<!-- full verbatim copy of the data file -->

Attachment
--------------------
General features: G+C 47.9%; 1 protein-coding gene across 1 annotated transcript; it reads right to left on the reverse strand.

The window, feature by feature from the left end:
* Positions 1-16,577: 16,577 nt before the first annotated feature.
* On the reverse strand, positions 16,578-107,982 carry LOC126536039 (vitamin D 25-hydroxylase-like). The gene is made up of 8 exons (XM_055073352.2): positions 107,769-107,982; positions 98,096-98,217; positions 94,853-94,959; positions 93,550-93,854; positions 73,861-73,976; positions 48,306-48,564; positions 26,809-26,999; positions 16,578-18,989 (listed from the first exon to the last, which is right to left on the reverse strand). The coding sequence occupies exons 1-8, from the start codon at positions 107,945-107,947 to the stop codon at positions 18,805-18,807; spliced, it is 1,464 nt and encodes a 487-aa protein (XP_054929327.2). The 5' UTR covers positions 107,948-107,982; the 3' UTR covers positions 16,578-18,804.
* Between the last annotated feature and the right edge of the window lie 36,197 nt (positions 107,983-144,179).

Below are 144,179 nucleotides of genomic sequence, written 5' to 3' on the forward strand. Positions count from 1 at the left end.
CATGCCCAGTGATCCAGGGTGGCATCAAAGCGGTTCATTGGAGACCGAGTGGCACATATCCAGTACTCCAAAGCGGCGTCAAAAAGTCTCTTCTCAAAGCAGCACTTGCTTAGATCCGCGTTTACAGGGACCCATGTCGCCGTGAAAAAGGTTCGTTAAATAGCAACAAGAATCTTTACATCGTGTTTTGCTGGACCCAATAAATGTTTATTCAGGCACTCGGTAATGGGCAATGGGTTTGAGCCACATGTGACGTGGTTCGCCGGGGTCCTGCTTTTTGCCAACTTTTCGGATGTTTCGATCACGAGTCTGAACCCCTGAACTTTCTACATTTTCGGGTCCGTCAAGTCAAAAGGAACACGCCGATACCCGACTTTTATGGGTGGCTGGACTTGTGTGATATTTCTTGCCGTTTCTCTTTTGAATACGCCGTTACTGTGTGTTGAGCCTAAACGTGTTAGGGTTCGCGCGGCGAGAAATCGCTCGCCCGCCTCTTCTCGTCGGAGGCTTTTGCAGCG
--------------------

General features: G+C 47.9%; 1 protein-coding gene across 1 annotated transcript; it reads right to left on the reverse strand.

The window, feature by feature from the left end:
* Positions 1-16,577: 16,577 nt before the first annotated feature.
* On the reverse strand, positions 16,578-107,982 carry LOC126536039 (vitamin D 25-hydroxylase-like). The gene is made up of 8 exons (XM_055073352.2): positions 107,769-107,982; positions 98,096-98,217; positions 94,853-94,959; positions 93,550-93,854; positions 73,861-73,976; positions 48,306-48,564; positions 26,809-26,999; positions 16,578-18,989 (listed from the first exon to the last, which is right to left on the reverse strand). The coding sequence occupies exons 1-8, from the start codon at positions 107,945-107,947 to the stop codon at positions 18,805-18,807; spliced, it is 1,464 nt and encodes a 487-aa protein (XP_054929327.2). The 5' UTR covers positions 107,948-107,982; the 3' UTR covers positions 16,578-18,804.
* Between the last annotated feature and the right edge of the window lie 36,197 nt (positions 107,983-144,179).

Below are 144,179 nucleotides of genomic sequence, written 5' to 3' on the forward strand. Positions count from 1 at the left end.
CATGCCCAGTGATCCAGGGTGGCATCAAAGCGGTTCATTGGAGACCGAGTGGCACATATCCAGTACTCCAAAGCGGCGTCAAAAAGTCTCTTCTCAAAGCAGCACTTGCTTAGATCCGCGTTTACAGGGACCCATGTCGCCGTGAAAAAGGTTCGTTAAATAGCAACAAGAATCTTTACATCGTGTTTTGCTGGACCCAATAAATGTTTATTCAGGCACTCGGTAATGGGCAATGGGTTTGAGCCACATGTGACGTGGTTCGCCGGGGTCCTGCTTTTTGCCAACTTTTCGGATGTTTCGATCACGAGTCTGAACCCCTGAACTTTCTACATTTTCGGGTCCGTCAAGTCAAAAGGAACACGCCGATACCCGACTTTTATGGGTGGCTGGACTTGTGTGATATTTCTTGCCGTTTCTCTTTTGAATACGCCGTTACTGTGTGTTGAGCCTAAACGTGTTAGGGTTCGCGCGGCGAGAAATCGCTCGCCCGCCTCTTCTCGTCGGAGGCTTTTGCAGCG